About the Digital Sender

The Hewlett-Packard Digital Senders are, in essence, networked scanners. The 8100c, which is out of production, was the second such device that HP made; the current model (as of February 2008) is the 9200c. The 8100c supports scanning to PDF, JPEG, or TIFF files which are then sent as email attachments, faxing, and copying printed documents directly to a JetSend supported printer.

The 8100c appears to be formed — in both a physical, and logical sense — from a SCSI scanner, an automatic document feeder, and a low-end computer with a simple keyboard and four-line LCD output subsystem. The computer has a fixed amount of on-board memory, an EIO interface used to provide network connectivity, a SCSI interface for the scanner, and an IDE hard drive interface.

My 8100c is configured with an HP j3110a/JetDirect 600N 10Base-T EIO card. This card provides the ethernet interface to the scanner. The current firmware load doesn't support MacOS and refuses to provide a web interface to a Macintosh. If, however, Safari is set to report itself as being Internet Explorer, the card works perfectly; this is obviously an arbitrary exclusion.

The appeal of the digital sender, at least to me, was platform independence. I didn't want to need to fiddle around with unsupported, closed-source drivers under Linux, nor did I want to support a Windows system sitting right next to a scanner simply to support scanning and faxing documents. That said, HP never claimed that the system was capable of working with any OS but Windows.

Configuring the Digital Sender

The JetDirect card in the 8100c can be configured via DHCP, BOOTP, or manual settings. I find it to be easiest to use a statically assigned DHCP address. The settings can be modified at the front panel or through the web interface.

With the exception of the network configuration, the settings on the digital sender need to be entered at the keyboard of the unit. Since the keyboard isn't very good — there's no way to touch-type on it — and the display is marginal, the initial configuration can be a bit tedious. The configuration is saved on the hard drive in the sender, so this should be a one-time process; hopefully any subsequent changes are minor.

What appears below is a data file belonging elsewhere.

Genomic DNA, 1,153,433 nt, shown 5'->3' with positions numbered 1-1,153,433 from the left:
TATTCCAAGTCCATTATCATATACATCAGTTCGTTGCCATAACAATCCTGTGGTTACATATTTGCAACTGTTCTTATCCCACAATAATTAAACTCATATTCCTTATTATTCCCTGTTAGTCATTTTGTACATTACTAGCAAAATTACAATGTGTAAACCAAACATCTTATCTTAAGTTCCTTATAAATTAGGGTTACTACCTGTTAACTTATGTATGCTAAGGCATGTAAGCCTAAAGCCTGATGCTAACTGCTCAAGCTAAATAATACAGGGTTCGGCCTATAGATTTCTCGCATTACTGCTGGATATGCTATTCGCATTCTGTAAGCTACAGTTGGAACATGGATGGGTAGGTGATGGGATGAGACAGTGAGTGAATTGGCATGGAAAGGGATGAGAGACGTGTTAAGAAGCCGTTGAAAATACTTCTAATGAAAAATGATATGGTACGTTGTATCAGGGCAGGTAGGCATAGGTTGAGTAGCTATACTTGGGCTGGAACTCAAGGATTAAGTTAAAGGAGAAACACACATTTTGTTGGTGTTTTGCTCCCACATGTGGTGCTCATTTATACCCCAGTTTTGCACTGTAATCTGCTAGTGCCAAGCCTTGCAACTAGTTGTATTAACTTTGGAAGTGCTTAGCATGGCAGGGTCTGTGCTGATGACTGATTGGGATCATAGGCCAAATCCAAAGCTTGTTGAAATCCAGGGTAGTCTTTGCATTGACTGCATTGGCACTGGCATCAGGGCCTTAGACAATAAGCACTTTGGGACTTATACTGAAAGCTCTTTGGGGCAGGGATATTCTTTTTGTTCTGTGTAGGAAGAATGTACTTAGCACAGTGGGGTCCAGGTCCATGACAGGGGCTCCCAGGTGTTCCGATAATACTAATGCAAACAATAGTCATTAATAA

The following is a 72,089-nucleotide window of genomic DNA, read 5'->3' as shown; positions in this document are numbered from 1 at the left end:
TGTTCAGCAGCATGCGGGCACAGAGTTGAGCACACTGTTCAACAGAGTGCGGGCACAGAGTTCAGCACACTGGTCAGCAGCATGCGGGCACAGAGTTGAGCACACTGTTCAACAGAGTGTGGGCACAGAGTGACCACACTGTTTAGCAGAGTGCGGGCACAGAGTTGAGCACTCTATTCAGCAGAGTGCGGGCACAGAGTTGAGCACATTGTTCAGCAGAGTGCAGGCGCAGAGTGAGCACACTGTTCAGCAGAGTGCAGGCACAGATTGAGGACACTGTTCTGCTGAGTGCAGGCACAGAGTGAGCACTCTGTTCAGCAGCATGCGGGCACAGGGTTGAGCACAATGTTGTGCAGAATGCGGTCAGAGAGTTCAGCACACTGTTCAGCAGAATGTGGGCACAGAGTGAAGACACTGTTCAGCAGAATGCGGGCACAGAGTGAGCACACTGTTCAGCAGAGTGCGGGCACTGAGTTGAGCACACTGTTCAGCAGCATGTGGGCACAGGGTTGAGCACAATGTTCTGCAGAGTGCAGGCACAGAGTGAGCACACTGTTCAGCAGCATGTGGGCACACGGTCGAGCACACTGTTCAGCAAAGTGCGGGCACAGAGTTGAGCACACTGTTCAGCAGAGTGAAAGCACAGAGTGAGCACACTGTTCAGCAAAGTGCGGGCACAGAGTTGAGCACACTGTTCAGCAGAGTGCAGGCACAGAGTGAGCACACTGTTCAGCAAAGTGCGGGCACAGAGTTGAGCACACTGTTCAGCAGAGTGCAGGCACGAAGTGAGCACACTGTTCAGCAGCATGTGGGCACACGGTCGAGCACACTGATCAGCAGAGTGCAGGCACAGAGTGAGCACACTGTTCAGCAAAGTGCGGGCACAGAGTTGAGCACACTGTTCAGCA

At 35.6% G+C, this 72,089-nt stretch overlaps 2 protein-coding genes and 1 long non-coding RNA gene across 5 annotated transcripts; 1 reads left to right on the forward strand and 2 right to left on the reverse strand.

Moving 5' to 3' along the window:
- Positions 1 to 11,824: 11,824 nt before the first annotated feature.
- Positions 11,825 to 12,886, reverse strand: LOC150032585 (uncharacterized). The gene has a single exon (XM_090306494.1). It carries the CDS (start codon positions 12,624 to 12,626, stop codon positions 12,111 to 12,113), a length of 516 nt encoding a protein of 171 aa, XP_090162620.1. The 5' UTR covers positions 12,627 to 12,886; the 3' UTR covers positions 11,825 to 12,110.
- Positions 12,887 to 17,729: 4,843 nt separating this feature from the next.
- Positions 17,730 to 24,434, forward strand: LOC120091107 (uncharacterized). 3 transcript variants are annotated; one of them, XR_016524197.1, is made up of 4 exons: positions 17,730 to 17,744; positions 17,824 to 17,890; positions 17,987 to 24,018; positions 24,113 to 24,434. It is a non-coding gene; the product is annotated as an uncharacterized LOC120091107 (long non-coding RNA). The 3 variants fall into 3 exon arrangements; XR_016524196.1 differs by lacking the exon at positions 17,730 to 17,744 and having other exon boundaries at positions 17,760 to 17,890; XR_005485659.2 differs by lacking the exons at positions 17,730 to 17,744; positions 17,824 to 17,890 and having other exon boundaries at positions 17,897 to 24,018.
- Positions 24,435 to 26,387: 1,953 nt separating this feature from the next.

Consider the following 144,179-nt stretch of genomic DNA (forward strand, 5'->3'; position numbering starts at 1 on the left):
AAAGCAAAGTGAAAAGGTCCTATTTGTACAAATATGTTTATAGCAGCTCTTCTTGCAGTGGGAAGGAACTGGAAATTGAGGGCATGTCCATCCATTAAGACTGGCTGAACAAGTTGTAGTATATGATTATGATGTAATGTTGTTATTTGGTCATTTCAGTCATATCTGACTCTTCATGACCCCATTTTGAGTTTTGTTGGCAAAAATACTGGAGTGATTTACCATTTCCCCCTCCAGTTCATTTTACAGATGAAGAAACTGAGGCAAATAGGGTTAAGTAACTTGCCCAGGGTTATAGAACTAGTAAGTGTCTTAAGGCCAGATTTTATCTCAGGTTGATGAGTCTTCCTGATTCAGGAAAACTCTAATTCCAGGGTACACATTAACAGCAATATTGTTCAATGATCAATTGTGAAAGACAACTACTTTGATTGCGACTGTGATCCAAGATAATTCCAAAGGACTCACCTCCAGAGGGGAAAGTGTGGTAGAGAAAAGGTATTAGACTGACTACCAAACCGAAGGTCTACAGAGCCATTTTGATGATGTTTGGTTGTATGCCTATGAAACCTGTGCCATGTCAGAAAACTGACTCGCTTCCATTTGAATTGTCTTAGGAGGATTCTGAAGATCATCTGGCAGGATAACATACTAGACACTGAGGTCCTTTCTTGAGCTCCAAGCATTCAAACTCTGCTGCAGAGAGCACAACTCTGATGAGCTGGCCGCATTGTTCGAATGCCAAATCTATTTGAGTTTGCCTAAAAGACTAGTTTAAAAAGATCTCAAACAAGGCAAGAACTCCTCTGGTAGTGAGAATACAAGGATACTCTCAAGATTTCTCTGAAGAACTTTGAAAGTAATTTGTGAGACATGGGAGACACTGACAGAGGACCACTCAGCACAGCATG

The digital sender normally uses the SMTP server on your network to send both email and faxes. Faxes are sent through an electronic fax service; the unit does not contain a modem and cannot send faxes directly. LDAP can be configured to provide email addresses and fax numbers; OpenLDAP works without any issues.


While TCP/IP, SMTP, SNMP and LDAP were easy to configure, faxing took additional research and planning. My goal was to integrate with an existing HylaFAX server on the network.

It turns out that the 8100c sends faxes as simple email messages with the scanned documents attached to the message already encoded as a TIFF file, ready to be transmitted. The destination fax number is the “local part” of the destination email address and the domain is whatever has been configured as the fax service on the digital sender.

To configure faxing through a local fax server, first set the fax provider domain name in the “Settings → I-Fax” menu. I set up a new domain specifically and only for faxing. The most significant benefit to putting faxes on their own domain is ease of control; it is simpler to write rules when all the traffic in a domain should be from an internal network client (or device) to a fax server. Note that the “LAN Fax” functionality is not needed.

My network uses Exim as an MTA; the following recipe will have to be adjusted for other agents. Shown first is the driver section. It will process any mail destination in the “fax.anomalous.net” domain.

fax: driver = accept domains = fax.anomalous.net retry_use_local_part transport = fax_delivery

Next, the driver, which is referenced from the fax transport. Note that it invokes the fax.pl script, which is run as the user “exim.” The mail message is delivered to fax.pl through stdin.

fax_delivery: driver = pipe command = "/usr/bin/fax.pl $local_part" user = exim

Last, fax.pl is a small PERL script that simply breaks out the TIFF data from the email received from the digital sender, decodes the MIME-encoded image and pipes it to “sendfax” with the proper parameters (including the phone number, of course, which is taken from the command line.

If you are considering implementing a system similar to this, you may wish to give further thought to either “hardening” the PERL script or locking down access to the fax mail domain. This is easily done if only a few devices need access to send faxes, and is a worthwhile process even in a small network setting.

Keep In Mind…


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